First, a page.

Monday, July 14, 2014

The Friendly Memory Championship 2014, part 3

Everyone's favourite (everyone except me, anyway) - Names and Faces!

 photo Slide4_zpsf6e98745.jpg

This has to be the discipline whose rules have changed the most over the years. The scoring, after many, many different versions of rules to penalise guessing, has finally more or less given up on that idea and become simple enough for people to understand, but the rules about what the names should be are still a little bit prone to change, or at least to fluctuations in difficulty from one competition to the next. For the record, they should be 'international' names, representing a random selection from around the entire world, mixed and matched so the first names, surnames and photos don't need to represent the same national or ethnic origin.

I'm not sure if that completely fulfils the requirement of being fair to everyone, but it's certainly better than the names all being English...

Photos, incidentally, will have plain white backgrounds - the selection on this slideshow come from many years ago, when that particular rule wasn't being enforced.

I'm no good at names and faces. I'm famous for it, and it's become my 'thing' now, so I'm clearly never going to get over the mental block. It is of course a 'natural memory' discipline, perhaps the most natural of them all, since it does involve recognising faces, and it's very hard to convert that concept into mental images. If we ever modify the Abstract Images discipline so that it becomes the kind of thing it was originally meant to be, I suppose that might become more 'natural memory', but maybe not.

Most people convert the names into images that they sound like, associate them with the way the face looks, place them on a journey, and so forth, but there's always going to be a lot of vagueness and improvisation involved. That's probably what the N&F experts out there like about it the most! Me, I still can't stand it. Sorry.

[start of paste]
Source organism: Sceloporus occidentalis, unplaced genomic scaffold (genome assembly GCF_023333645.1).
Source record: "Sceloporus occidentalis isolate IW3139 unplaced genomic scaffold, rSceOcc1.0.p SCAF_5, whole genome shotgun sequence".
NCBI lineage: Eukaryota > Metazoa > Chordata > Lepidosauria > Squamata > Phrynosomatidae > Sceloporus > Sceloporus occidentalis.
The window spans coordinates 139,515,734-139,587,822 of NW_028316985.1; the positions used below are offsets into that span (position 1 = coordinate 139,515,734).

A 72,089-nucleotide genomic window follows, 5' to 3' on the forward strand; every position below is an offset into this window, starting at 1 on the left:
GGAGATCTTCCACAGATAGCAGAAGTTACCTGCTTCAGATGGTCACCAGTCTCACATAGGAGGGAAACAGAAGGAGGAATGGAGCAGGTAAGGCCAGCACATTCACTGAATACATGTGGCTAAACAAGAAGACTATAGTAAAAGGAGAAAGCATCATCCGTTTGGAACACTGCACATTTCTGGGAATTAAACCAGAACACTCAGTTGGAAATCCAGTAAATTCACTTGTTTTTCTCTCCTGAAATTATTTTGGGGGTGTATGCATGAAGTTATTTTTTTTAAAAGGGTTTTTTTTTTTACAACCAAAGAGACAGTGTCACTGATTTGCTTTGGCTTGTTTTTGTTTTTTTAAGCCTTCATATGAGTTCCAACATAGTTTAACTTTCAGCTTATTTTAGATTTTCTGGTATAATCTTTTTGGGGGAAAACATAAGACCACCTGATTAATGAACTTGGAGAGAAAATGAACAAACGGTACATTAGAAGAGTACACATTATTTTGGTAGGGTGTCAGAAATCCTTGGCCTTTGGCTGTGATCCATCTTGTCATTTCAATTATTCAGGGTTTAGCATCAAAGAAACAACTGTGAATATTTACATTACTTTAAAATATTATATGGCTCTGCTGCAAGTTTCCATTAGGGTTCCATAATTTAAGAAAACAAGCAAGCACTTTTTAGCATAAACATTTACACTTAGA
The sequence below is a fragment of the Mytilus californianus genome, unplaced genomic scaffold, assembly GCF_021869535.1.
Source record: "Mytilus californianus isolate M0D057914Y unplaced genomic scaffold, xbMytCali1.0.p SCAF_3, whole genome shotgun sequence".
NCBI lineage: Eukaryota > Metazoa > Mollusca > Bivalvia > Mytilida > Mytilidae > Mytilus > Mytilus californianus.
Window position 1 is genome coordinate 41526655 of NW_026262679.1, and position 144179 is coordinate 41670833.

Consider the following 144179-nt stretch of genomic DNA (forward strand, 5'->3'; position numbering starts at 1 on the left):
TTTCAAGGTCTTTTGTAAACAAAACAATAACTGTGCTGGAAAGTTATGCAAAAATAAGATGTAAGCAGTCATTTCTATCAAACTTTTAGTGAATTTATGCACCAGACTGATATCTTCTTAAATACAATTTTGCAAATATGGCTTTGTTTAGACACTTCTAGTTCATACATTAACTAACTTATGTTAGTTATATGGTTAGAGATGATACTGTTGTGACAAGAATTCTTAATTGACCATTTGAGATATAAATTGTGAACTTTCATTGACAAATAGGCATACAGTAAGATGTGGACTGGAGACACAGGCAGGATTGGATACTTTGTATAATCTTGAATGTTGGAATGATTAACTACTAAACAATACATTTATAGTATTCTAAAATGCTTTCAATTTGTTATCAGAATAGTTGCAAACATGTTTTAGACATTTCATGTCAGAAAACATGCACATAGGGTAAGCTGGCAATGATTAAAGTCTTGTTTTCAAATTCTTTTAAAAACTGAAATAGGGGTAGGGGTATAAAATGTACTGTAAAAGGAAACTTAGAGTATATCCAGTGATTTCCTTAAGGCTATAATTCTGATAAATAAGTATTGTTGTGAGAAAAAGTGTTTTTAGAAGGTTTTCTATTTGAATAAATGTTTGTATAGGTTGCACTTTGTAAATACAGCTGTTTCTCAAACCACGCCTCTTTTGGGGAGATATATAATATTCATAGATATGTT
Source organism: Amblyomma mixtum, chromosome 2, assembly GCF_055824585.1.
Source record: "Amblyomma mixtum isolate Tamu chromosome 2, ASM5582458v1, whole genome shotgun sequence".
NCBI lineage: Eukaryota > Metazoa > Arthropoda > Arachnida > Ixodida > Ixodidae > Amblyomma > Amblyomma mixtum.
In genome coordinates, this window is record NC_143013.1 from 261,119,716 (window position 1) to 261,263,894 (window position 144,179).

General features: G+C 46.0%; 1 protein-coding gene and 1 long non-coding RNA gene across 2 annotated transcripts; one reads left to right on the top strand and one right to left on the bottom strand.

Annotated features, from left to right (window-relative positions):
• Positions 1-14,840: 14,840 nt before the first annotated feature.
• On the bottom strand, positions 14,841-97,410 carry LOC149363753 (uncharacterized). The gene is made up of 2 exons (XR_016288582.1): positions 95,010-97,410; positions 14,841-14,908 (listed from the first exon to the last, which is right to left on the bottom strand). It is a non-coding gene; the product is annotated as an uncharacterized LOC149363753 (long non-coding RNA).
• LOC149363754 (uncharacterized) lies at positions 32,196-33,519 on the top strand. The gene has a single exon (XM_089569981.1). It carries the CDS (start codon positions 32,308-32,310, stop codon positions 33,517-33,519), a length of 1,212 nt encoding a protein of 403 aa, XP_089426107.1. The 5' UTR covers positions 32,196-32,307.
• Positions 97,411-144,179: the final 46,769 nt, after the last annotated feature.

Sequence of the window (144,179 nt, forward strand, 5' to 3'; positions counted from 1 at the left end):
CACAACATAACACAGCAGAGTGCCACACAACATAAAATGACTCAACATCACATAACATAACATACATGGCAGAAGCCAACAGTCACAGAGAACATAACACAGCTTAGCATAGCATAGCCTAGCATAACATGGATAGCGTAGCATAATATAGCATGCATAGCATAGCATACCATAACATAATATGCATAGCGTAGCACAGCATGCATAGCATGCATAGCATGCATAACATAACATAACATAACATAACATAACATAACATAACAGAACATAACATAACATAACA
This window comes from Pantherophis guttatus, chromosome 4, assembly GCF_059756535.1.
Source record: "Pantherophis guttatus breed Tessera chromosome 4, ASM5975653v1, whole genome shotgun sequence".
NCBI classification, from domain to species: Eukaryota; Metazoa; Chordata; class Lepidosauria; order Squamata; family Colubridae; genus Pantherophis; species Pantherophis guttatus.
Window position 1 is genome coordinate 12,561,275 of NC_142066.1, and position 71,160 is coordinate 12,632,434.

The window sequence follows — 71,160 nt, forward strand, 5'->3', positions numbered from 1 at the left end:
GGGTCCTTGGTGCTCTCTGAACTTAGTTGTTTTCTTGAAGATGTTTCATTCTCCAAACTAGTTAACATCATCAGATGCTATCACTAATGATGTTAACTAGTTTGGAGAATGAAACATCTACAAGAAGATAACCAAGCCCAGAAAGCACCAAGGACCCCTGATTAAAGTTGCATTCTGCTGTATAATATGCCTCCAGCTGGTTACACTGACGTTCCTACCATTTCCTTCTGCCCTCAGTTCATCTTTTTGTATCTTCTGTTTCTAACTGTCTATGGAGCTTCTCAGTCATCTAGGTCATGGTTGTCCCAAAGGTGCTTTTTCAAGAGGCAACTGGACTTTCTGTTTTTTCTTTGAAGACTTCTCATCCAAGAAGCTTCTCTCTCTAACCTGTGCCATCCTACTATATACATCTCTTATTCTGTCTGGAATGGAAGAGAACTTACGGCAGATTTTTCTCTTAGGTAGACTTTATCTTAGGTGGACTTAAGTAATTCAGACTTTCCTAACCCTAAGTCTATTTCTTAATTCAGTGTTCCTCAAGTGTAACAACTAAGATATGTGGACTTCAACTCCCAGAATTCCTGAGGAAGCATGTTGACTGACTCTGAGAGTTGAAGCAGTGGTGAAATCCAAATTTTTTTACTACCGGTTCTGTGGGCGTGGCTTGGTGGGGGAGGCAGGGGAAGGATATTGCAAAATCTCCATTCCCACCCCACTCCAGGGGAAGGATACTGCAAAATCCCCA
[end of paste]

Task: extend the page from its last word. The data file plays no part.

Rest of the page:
Lili Marlene said...

I think it is interesting how one can't find the controversial record of Daniel Tammet (formerly Daniel Corney) in this discipline from clicking on any of the links from the "Discplines" page at the stats pages of the World Memory Championships. It appears to me that someone decided to remove the stats for the old format 15 minutes discipline. The old format 5 minutes and the new format 15 minutes are listed, and there's an empty space just where the event in question would appear to have belonged. Interesting. And they've dropped the word "faces" from the name of the event that Corney did well in. In that event you have a lower ranking than Daniel Corney/Tammet, who wrote in his 2009 book Embracing the Wide Sky "In my own case, I have great difficulty remembering faces, even those of people I have known for many years", a claim that he has repeated many times. You must really suck at that discipline!

Zoomy said...

I don't think that's a deliberate omission, it'll just be a mistake on the statistics site. There's supposed to be a blank space in between the current disciplines and the ones we don't use any more. You can see the old-format 15-minute names records here:

Lili Marlene said...

How did you find that webpage?